MARQUETTE - West Marquette County Partners For Education honored 200 students and eight teachers from four school districts in Marquette County's west end Friday as part of its 25th annual Excellence in Education Day.
The partnership is made up of Cliffs Natural Resources and the Ishpeming, Negaunee, NICE and Republic-Michigamme school districts.
The event recognized students from the four districts who received all A's during the first semester of the school year and teachers for their excellent work and service.
The Ishpeming High School Hematites in Harmony Women perform 'Bring Me Little Water, Silvy' at the 25th annual Excellence in Education Day awards luncheon at the Holiday Inn in Marquette on Friday. (Journal photo by Zach Jay)
Negaunee school board President Greg Toutant presents Negaunee High School junior Aaron Carlson with a certificate in recognition of earning all A's for the first semester at the luncheon. (Journal photo by Zach Jay)
Don Ryan, who created Excellence in Education Day when he worked for Cliffs Natural Resources, addresses students at the program’s awards luncheon at the Holiday Inn in Marquette Friday. Ryan told the students to be prepared for fantastic changes in the future. (Journal photo by Zach Jay)
The event began with a breakfast at Lakeview School in Negaunee, followed by tours at Cliffs' Empire and Tilden mines, its Lake Superior & Ishpeming Eagle Mills rail yard and overall transportation division and the Michigan Iron Industry Museum. It concluded with an awards luncheon at the Holiday Inn, where the students were given certificates and gifts of a Cliffs duffel bag and water bottle.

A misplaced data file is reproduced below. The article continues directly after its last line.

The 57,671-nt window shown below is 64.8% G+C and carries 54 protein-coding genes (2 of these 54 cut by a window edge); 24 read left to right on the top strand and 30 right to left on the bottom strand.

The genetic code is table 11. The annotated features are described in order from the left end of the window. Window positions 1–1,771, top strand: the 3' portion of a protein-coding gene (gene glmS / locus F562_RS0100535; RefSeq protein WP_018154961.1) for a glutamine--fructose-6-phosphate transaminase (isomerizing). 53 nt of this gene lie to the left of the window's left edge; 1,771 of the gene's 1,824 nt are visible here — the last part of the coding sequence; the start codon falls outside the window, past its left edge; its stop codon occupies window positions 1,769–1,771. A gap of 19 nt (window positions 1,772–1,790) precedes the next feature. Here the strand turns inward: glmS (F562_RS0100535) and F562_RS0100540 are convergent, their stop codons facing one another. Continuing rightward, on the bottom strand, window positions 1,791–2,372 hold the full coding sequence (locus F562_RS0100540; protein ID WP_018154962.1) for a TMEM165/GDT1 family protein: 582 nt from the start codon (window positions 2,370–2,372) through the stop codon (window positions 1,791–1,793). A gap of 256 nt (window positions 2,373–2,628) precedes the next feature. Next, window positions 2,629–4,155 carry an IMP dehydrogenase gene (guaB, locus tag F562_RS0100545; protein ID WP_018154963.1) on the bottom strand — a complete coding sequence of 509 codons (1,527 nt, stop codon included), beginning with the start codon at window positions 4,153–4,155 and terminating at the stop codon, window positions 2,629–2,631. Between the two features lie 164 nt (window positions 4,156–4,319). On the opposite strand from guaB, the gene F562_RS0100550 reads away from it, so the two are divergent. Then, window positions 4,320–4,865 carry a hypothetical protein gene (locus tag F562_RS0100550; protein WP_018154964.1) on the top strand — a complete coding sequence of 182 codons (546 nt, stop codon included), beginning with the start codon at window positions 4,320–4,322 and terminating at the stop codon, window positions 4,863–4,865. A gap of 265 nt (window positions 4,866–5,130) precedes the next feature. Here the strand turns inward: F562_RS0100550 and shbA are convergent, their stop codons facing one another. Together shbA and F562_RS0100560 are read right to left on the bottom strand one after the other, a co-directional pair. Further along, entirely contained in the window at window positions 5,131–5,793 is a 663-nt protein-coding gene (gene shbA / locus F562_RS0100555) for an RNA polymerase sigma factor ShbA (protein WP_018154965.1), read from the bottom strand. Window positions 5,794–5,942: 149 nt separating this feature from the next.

"It was fun," said Sydney Dorow, a freshman at Ishpeming High School. "We toured the (Empire) mine, and it was a good experience."
Kathryn Kulju, a senior at Westwood High School, agreed.
"I thought it was great," she said.
Junior Sara DuMoulin, of Republic-Michigamme Schools said "it was really nice ... getting out of school and seeing new things."
Don Ryan was the keynote speaker at the event and the Marquette City Commission member - who, during his 26 years working for Cliffs, created the Excellence in Education program - asked the students several funny questions about pop culture and their use of technology before offering some advice.
For example, more girls hands went up when he asked how many knew the first names of the members of boy band One Direction than the chief justice of the U.S. Supreme Court, and more boys hands went up when he asked how many knew the name of the Green Bay Packers quarterback than the name of Michigan's attorney general.
"I'm not sure what that says for your priorities," he joked. "But clearly athletes and performers rank above politicians - maybe that's a good thing."
Ryan also said that although many of the students probably felt they were starting to get life figured out, he told them not to get too comfortable. He talked about how much life has changed in his lifetime, saying how he was their age when television came to Marquette County for the first time.
"My purpose in making this point is not to have you think I'm ancient, and from the dark ages," he said. "(But because) we not only need to ask what comes next, we need to ask how we can prepare ourselves to live in this world."
He talked about the importance of having a job you like, and how when the students get to be his age, they'll look back at the things they've done and ask themselves what kind of difference they've made. He said his role in creating Excellence in Education Day is one of his proudest accomplishments.
"That's something I feel really good about, when I look back at my achievement," he said.
He added that the Excellence in Education funds are now permanently endowed - meaning that there is enough money to hold the annual event for perpetuity.
"It was really cool to hear about the tradition (of Excellence in Education), the 25th year and all," said Aaron Carlson, a junior at Negaunee High School. "It's really cool to see these people are giving time and they're investing in something that the students can remember, and it really just shows that hard work pays off."
Zach Jay can be reached at 906-486-4401. His email address is firstname.lastname@example.org.